Interviewer: You’re saying your residue ALU can perform general purpose calculations, so why not make it a stand-alone CPU? I don’t understand.
Eric Olsen: Well we still need a binary computer to interface to the real world. One of the crazy things about residue numbers is you can’t use them directly, they need to be converted back to binary before the results can affect the real world. It’s similar to quantum computing in this respect, I mean, you can’t touch quantum states during their calculation, only after reading quantum state do you get quantum results. So in effect, Quantum states representing answers are converted to binary before they can be used in our physical world. It’s the same thing really.
Interviewer: So converting residue ALU results to binary is always needed?
Eric Olsen: yes, exactly. It’s a good point because we’ve developed high-speed converters for this purpose. We made several types of converters, both fractional and integer converters. In my view, people tend to have computer science amnesia. I mean back in the early days of computing, converting from decimal to binary and back to decimal was considered a big deal, even hardware was developed for it. But once software routines replaced the difficult chore of conversion everybody forgot about it. Funny thing, these binary to decimal conversions are not efficient so over the years we learned to store and process binary until we needed the data and then we convert the results. That’s exactly the idea behind the residue ALU. Calculations remain in residue until completion and then they’re converted to binary using dedicated conversion instructions built into the ALU.
Interviewer: Doesn’t conversion slow down your processing?
Eric Olsen: If we didn’t support general purpose operation, then we would have to constantly convert data back and forth, and so yes, that slows things down. Even if some of our operations are slower, like division, being able to do that directly in residue means we can benefit from the speed of other residue operations, like addition and multiplication. We are looking to perform complex operations which are faster in residue than binary despite the cost of conversion. For example, a matrix multiplication falls into that category.  For matrix multiplication, the residue ALU is also more accurate in many cases.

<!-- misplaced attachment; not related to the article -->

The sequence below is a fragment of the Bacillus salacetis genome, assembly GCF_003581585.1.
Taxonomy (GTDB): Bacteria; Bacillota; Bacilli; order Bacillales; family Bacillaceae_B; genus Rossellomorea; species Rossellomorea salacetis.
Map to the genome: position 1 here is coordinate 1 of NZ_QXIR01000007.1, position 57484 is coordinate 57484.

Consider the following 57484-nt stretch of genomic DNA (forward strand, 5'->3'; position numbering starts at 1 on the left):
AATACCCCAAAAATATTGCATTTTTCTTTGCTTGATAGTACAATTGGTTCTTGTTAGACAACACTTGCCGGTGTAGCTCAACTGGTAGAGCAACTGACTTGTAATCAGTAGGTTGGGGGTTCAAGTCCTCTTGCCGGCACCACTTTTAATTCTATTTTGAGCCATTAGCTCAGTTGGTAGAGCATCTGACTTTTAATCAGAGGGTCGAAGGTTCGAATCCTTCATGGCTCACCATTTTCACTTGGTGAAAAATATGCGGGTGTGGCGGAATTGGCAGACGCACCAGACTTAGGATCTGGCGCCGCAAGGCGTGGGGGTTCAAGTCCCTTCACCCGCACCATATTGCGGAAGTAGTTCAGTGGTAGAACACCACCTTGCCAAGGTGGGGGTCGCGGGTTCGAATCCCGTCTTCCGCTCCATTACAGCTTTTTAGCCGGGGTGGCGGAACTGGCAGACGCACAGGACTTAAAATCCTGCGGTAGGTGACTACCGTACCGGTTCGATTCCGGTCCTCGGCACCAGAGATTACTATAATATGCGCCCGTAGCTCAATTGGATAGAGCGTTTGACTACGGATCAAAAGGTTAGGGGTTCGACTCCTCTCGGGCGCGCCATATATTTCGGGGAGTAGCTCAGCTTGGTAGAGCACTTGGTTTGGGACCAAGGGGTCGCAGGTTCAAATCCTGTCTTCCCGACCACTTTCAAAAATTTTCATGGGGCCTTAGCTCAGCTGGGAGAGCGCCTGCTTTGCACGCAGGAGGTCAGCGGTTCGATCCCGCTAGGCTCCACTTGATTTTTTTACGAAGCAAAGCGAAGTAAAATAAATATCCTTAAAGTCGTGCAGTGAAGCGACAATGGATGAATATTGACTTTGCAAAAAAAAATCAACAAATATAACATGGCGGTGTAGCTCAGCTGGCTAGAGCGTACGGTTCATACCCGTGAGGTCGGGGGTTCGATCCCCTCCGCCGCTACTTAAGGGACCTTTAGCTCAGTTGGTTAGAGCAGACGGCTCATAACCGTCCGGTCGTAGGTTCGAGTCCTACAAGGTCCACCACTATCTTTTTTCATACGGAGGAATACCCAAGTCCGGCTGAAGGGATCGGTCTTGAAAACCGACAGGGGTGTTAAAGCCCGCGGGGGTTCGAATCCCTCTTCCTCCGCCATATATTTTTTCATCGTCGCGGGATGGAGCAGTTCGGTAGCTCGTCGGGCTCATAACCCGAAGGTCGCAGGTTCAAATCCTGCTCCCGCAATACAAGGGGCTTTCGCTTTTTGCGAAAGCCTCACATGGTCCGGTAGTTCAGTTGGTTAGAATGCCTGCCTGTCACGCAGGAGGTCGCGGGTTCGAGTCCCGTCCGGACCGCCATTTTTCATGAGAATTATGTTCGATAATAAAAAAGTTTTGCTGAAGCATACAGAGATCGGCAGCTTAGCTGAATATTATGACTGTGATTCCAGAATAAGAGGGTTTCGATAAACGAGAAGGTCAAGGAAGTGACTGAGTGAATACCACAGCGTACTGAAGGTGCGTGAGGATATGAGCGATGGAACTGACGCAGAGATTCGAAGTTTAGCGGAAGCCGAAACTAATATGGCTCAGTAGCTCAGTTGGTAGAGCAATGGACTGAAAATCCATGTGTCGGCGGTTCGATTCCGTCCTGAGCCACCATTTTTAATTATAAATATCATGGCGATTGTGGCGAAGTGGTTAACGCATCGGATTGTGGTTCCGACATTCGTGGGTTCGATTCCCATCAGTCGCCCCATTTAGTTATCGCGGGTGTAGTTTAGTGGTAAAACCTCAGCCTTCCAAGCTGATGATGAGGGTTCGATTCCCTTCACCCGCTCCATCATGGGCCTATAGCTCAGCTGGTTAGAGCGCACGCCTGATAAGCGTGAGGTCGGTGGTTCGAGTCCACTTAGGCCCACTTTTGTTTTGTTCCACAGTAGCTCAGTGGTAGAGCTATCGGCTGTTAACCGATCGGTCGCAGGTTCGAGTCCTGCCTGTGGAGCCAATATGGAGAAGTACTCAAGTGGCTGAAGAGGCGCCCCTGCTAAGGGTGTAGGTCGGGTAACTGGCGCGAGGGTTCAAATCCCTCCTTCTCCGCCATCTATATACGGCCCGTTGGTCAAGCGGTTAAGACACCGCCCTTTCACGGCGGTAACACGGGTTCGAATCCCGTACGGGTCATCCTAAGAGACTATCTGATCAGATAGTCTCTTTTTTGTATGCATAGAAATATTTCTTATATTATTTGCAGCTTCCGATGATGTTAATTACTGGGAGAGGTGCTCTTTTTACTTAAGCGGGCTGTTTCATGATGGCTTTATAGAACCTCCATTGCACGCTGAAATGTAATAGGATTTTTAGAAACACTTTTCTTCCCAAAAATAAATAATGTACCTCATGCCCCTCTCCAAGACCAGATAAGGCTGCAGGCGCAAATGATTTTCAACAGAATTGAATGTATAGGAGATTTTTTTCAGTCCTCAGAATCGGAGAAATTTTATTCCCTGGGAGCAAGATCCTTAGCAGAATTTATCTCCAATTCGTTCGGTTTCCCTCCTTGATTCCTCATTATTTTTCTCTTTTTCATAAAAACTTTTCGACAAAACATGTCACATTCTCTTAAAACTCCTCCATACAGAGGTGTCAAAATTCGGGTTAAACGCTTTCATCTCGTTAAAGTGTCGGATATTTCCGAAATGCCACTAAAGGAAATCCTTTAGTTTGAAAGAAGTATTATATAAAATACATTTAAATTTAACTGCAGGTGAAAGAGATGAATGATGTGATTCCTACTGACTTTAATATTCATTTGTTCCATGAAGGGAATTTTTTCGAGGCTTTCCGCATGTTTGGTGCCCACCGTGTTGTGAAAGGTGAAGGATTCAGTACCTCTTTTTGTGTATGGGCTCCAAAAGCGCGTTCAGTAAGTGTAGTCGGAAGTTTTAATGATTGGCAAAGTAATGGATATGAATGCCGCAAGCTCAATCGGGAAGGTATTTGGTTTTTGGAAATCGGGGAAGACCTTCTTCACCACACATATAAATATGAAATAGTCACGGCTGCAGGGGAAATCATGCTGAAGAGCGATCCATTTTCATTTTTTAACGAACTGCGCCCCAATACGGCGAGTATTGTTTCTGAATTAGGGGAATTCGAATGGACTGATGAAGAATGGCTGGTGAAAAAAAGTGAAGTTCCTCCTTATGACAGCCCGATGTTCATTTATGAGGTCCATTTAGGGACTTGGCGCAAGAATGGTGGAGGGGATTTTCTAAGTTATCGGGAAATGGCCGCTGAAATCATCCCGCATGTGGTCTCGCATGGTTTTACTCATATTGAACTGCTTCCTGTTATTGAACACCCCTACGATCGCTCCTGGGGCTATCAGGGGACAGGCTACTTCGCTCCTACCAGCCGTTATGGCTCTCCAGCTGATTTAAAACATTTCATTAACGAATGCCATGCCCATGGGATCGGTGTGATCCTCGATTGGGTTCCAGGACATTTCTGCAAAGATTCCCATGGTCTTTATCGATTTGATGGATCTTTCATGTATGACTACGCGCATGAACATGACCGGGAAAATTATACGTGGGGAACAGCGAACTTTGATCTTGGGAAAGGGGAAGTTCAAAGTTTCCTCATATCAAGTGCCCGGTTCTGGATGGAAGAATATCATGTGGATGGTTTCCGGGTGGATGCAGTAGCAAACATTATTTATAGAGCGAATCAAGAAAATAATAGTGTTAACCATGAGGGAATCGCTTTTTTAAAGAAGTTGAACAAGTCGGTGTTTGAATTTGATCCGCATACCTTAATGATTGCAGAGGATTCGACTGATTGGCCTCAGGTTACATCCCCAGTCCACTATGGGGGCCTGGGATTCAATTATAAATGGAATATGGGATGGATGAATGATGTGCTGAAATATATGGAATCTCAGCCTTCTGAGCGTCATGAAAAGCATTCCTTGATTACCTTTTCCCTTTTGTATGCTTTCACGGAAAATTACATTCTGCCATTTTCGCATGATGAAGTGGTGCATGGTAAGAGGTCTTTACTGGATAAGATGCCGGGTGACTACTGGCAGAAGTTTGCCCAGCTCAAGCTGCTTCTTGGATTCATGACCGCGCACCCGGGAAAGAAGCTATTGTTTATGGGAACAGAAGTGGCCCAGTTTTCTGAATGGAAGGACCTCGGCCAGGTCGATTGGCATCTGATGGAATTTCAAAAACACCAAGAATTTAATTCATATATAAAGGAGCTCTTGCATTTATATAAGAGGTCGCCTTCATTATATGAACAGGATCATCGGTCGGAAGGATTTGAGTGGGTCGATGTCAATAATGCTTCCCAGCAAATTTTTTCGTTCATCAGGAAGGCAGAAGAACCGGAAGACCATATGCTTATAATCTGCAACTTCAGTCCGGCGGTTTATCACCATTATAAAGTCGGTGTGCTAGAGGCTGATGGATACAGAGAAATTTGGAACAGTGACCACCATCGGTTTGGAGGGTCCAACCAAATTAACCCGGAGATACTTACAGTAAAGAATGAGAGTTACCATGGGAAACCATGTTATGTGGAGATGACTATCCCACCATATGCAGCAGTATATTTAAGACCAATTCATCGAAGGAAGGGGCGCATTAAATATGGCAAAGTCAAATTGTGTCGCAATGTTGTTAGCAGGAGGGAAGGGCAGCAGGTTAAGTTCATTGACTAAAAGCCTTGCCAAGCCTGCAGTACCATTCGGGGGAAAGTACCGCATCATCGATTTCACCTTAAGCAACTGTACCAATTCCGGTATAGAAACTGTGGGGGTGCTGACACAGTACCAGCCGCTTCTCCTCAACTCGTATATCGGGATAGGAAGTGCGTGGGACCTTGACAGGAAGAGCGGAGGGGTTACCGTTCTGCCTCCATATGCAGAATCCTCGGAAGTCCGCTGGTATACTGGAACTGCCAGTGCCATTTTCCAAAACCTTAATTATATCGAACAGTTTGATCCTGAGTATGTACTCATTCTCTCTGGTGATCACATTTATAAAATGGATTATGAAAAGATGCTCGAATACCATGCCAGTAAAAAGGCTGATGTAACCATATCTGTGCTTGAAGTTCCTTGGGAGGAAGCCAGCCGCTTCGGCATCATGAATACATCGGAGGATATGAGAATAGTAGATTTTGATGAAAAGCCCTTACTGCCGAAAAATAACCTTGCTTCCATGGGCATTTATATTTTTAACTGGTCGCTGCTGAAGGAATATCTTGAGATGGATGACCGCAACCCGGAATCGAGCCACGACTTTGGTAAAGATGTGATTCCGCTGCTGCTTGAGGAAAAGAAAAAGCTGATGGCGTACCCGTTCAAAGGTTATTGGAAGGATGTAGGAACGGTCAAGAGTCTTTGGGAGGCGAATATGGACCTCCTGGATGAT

Interviewer: So you need to have general purpose capability and also high speed conversion to make this practical?
Eric Olsen: Exactly. This is why our approach is not related to prior art residue arithmetic.
Interviewer: You mentioned before this interview that DSR was rejected for a second time in the Emerging Technologies contest at SC15. So what happened?
Eric Olsen: yes, unfortunately we lost again. Our submissions for our new residue based co-processor received mixed reviews. We seem to always get a judge that says yes, a judge that is neutral, and a judge that says no! It’s frustrating to say the least! One of the judges wanted to know how our ALU would help him, and it’s kind of hard to explain that, well, we have “another” general purpose computing paradigm. The funny thing, there isn’t any other general purpose computing paradigm, we’re it! That’s very important in itself.
Interviewer: So you’re saying that a second computing paradigm is important, Why?
Eric Olsen: yes, very important. We’re re-inventing computer algorithms at an astonishing rate at DSR. For example, we were confronted with having no binary shift mechanism. This appeared to be a CPU killer, perhaps it was for many other researchers. But we discover residue numbers have its own version of shift and it’s powerful and quite flexible. Its opens up new possibilities for routines that you would not tend to advocate using a conventional binary CPU.
Interviewer: How does re-inventing computer algorithms become a benefit, since it sounds like a lot of redundant work, like re-inventing all software algorithms?
Eric Olsen: Well, again, we humans get into a box pretty easily. I think Steve Jobs was right about fighting Dogma. Shifting is a feature of a fixed radix number system. It’s a great feature, so for a binary CPU we exploit that feature because it’s faster than division. But that’s not the only way to process numbers. Using the techniques at DSR, we’re replacing binary algorithms with residue algorithms, which take advantage of the most efficient residue operations, and some of these are mathematically different because of the underlying number system. There are other reasons to re-invent algorithms since adding two integers in residue is very fast. We can re-visit alternative algorithms to find operations that are efficient in RNS, like addition and multiplication. So we adopt routines which use the most efficient operations available in the RNS ALU.
Interviewer: So you can’t use binary algorithms in the residue ALU?